One metabolic strategy that has proven promising to modify T-cell differentiation is to selectively target the high rates of glycolysis that accompany effector T cells and that can impair the establishment of long-lasting memory. Glycolysis can be targeted directly with pharmacologic inhibitors, such as 2-deoxyglucose. This treatment of T cells stimulated in vitro prior to ACT in preclinical models reduced glycolysis and proliferation, but also led to a more memory-like phenotype and greater cell survival in vivo (31). As a result, 2-deoxyglucose–treated T cells were better able to control tumors and extend animal life. Restricted glucose during T-cell activation can also prime subsequent glucose uptake and shunting into the pentose phosphate pathway for nucleotide synthesis and altered redox balance, resulting in superior tumor control (59). The PI3K/AKT/mTORC1 pathway is a critical mechanism by which T cells induce aerobic glycolysis downstream of CD28 costimulation, and, similar to 2-deoxyglucose, inhibition of AKT reduced glucose uptake and glycolysis and led to a more central memory phenotype. Importantly, this also improved the ability of in vitro inhibitor-treated CAR T cells to eliminate B-cell leukemia following in vivo transfer (60).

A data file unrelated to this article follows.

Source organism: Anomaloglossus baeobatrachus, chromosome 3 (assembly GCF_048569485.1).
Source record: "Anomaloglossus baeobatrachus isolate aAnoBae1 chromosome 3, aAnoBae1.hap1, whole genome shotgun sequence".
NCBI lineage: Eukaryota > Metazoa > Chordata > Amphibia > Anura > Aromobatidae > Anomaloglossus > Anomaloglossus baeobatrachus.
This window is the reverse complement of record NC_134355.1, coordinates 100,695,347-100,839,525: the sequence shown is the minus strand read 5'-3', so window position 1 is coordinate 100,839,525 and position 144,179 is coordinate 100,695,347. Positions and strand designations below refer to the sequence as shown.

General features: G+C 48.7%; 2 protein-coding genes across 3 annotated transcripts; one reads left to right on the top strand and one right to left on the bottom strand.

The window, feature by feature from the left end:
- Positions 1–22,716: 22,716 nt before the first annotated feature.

Glutamine metabolism is generally coupled to aerobic glycolysis to provide anaplerotic substrates to maintain the TCA cycle. In CD4 Th1 and CD8 CTL, however, glucose and glutamine metabolism can become uncoupled, and inhibition of glutamine metabolism can lead to an adaptive increase in glycolysis that drives T-cell proliferation and effector differentiation (17, 41). Both GLS and broader glutamine metabolism inhibitors, therefore, can enhance the functionality of CD4 Th1 and CD8 CTL cells. In a CAR T-cell model, this led to increased proliferation, ability to kill target cells, and rapid cell accumulation in vivo. A potential challenge to this approach to modulate glucose metabolism by targeting glutamine is that enhanced effector differentiation may be self-limiting. Similar to the fate of normal effector T cells, GLS-deficient T cells also induced inhibitory receptors and markers of terminal differentiation over time. Ultimately, permanent genetic loss of GLS led to a sharp loss of cytotoxic function, and B-cell targets eventually accumulated to normal numbers (17). Nevertheless, transient in vitro inhibition was sufficient to induce epigenetic alterations that led to long-lasting changes in tumor-specific T cells, and timed or transient inhibition of glutamine metabolism may provide a means to promote effector function while not driving T cells to exhaustion or terminal fates. Inhibition of glutamine metabolism may also be promising to reinvigorate TIL in situ, as tumor CD8 T cells upregulated acetate metabolism to support anabolism (38, 44), in contrast to cancer cells which did not alter acetate metabolism and became catabolic.